A Vineland-based economist and an Ocean City banker predicted slow growth for the economy in separate forecasts delivered Thursday in South Jersey.

Steven Brady, president and CEO of Ocean City Home Bank, said he expects 2013 to look only slightly better than last year.

David Kotok, chairman and chief investment officer for Cumberland Advisors in Vineland, said the expiration of the Social Security payroll tax reduction on Jan. 1 will curb growth more than tax increases to the rich.

The payroll tax, which increased 2 percentage points to 6.2 percent after a two-year holiday, affects working Americans — costing about $20 a week for those earning $50,000 a year.

The impact on U.S. and local businesses will be “a slower recovery than we thought — still positive, but slower,” Kotok said, in speaking to the Greater Vineland Chamber of Commerce on Thursday in Vineland.

That also means the Federal Reserve’s policy to hold down interest rates until the national unemployment rates drops to 6.5 percent will be in place longer, he said.

“Whatever it was going to be, it’s going to take another six months or a year longer to get there,” he said.

Kotok said the equivalent effect on consumers would be if gasoline prices jumped from $3.50 to $4.50 on Jan. 1 and stayed there all year.

And he said the payroll tax will have greater impact on the economy than higher taxes for upper income earners, which got more attention during the “fiscal cliff” debates.

“My view (is that) Democrats and Republicans, White House, Senate and House took a punch at the rich and kicked every working American in the gut,” he said. “Every working American. If we tax the working Americans at 20 bucks a week, or 40 bucks a week, how can you expect economic growth in the United States to become more robust?”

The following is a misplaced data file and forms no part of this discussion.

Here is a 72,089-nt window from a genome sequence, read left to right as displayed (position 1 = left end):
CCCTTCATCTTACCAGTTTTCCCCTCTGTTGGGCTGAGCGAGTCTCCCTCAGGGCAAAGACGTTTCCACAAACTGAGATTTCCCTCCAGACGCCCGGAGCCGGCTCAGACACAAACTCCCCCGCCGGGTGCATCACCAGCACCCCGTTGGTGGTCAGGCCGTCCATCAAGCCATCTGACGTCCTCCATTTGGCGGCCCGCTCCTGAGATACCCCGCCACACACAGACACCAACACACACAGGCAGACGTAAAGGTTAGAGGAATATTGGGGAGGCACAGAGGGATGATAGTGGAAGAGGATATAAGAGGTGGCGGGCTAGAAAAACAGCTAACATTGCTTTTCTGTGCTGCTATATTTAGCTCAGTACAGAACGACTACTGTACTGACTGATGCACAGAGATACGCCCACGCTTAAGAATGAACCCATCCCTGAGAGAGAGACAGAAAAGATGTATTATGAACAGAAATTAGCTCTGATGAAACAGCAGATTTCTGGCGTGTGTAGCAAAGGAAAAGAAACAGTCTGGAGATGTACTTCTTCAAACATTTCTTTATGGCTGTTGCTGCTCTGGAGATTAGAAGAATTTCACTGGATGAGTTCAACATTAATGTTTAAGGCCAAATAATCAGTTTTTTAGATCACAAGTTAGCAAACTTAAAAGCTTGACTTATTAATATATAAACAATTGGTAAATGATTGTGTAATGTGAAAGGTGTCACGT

At a separate speech, Brady, a former member of the Philadelphia Federal Reserve Advisory Board, gave his economic forecast Thursday to the Ocean City Regional Chamber of Commerce in Ocean City.

Brady, of Upper Township, said there were signs of economic progress in 2012, with the stock market improving for the fourth-consecutive year.

Brady said it will be difficult to gauge how new federal rules will affect the stock market and predicted the Dow could finish the year between 10,500 and 14,500. It closed at 13,596 on Thursday.

Brady projected another transitional year for real estate in New Jersey. It still takes about 960 days for a distressed property to go through foreclosure in New Jersey, he said.

“We’ll continue to see prices stabilize. The unsold inventories are still high. The foreclosure process will still be an issue,” he said.

Interest rates remain flat. The 30-year mortgage interest rate declined slightly from 3.92 percent to 3.54 percent in 2012, he said.

“That’s still a 60-year low,” he said. “We’re in a very flat yield market right now.”

Unemployment also declined in 2012 nationwide and in New Jersey but continues to dog both economies, he said. And when you factor in discouraged workers who have stopped actively seeking a job, it’s more dismal.

Brady projected the national unemployment rate will remain between 7.5 percent and 8.5 percent this year. Economists are hoping the unemployment rate will drop to 6.5 percent in 2013, but for that to happen the nation has to add 280,000 jobs per month.

“I don’t see that happening in the near future,” he said.

But Brady saw positive signs locally, particularly in Atlantic City.

He pointed to the $135 million casino conference center under construction at Harrah’s Resort, the new $35 million Margaritaville complex at Resorts Casino Hotel and the Bass Pro Shops store planned for Tanger Outlets The Walk.

“Atlantic City made a good strategic decision to focus on nongaming,” he said.

And Ocean City’s real-estate market is showing signs of improvement, he said.

The resort had 963 unsold homes at the end of 2011. By the end of 2012, that inventory dropped to 734 unsold homes, he said. Likewise, the average price per home increased from $564,000 in 2011 to $578,000 in 2012.

“I believe Ocean City is a little bit ahead of the curve. Prices have stabilized and are actually going to increase. It’s a good time to buy in Ocean City,” he said.

But Ocean City, Atlantic City and other coastal resorts in New Jersey will have to overcome the public misperception that they were excessively damaged by Hurricane Sandy, he said.

“We need to get the word out that we’re up and running,” he said.

Brady has presented an economic forecast to the chamber in each of the last 22 years.

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